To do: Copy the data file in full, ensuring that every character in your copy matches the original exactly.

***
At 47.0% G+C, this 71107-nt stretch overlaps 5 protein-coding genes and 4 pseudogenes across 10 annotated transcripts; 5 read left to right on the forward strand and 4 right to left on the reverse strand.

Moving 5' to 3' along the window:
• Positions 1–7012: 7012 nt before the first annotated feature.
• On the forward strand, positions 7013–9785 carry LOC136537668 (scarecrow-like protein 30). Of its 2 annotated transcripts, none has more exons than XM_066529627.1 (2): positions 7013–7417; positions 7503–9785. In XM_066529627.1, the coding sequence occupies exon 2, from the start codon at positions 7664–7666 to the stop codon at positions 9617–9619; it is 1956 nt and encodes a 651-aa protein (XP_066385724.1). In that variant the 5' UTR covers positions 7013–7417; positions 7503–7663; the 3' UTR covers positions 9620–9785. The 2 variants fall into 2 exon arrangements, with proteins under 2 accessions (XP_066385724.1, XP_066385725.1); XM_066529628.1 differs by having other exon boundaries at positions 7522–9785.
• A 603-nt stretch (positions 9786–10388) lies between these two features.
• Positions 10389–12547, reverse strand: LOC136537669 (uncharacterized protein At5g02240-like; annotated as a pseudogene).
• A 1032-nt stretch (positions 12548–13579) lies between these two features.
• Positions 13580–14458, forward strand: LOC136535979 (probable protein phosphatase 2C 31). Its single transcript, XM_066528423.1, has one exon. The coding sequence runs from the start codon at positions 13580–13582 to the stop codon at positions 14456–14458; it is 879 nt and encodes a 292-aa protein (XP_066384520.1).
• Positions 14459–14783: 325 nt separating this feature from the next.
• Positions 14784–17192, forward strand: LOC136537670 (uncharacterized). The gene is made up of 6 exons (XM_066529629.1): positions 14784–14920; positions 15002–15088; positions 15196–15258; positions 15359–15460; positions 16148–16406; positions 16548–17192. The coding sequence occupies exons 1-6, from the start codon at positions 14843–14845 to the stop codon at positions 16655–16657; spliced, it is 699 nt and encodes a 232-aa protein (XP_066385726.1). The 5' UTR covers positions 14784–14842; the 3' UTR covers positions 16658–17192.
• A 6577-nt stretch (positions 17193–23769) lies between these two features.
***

At 47.0% G+C, this 71107-nt stretch overlaps 5 protein-coding genes and 4 pseudogenes across 10 annotated transcripts; 5 read left to right on the forward strand and 4 right to left on the reverse strand.

Moving 5' to 3' along the window:
• Positions 1–7012: 7012 nt before the first annotated feature.
• On the forward strand, positions 7013–9785 carry LOC136537668 (scarecrow-like protein 30). Of its 2 annotated transcripts, none has more exons than XM_066529627.1 (2): positions 7013–7417; positions 7503–9785. In XM_066529627.1, the coding sequence occupies exon 2, from the start codon at positions 7664–7666 to the stop codon at positions 9617–9619; it is 1956 nt and encodes a 651-aa protein (XP_066385724.1). In that variant the 5' UTR covers positions 7013–7417; positions 7503–7663; the 3' UTR covers positions 9620–9785. The 2 variants fall into 2 exon arrangements, with proteins under 2 accessions (XP_066385724.1, XP_066385725.1); XM_066529628.1 differs by having other exon boundaries at positions 7522–9785.
• A 603-nt stretch (positions 9786–10388) lies between these two features.
• Positions 10389–12547, reverse strand: LOC136537669 (uncharacterized protein At5g02240-like; annotated as a pseudogene).
• A 1032-nt stretch (positions 12548–13579) lies between these two features.
• Positions 13580–14458, forward strand: LOC136535979 (probable protein phosphatase 2C 31). Its single transcript, XM_066528423.1, has one exon. The coding sequence runs from the start codon at positions 13580–13582 to the stop codon at positions 14456–14458; it is 879 nt and encodes a 292-aa protein (XP_066384520.1).
• Positions 14459–14783: 325 nt separating this feature from the next.
• Positions 14784–17192, forward strand: LOC136537670 (uncharacterized). The gene is made up of 6 exons (XM_066529629.1): positions 14784–14920; positions 15002–15088; positions 15196–15258; positions 15359–15460; positions 16148–16406; positions 16548–17192. The coding sequence occupies exons 1-6, from the start codon at positions 14843–14845 to the stop codon at positions 16655–16657; spliced, it is 699 nt and encodes a 232-aa protein (XP_066385726.1). The 5' UTR covers positions 14784–14842; the 3' UTR covers positions 16658–17192.
• A 6577-nt stretch (positions 17193–23769) lies between these two features.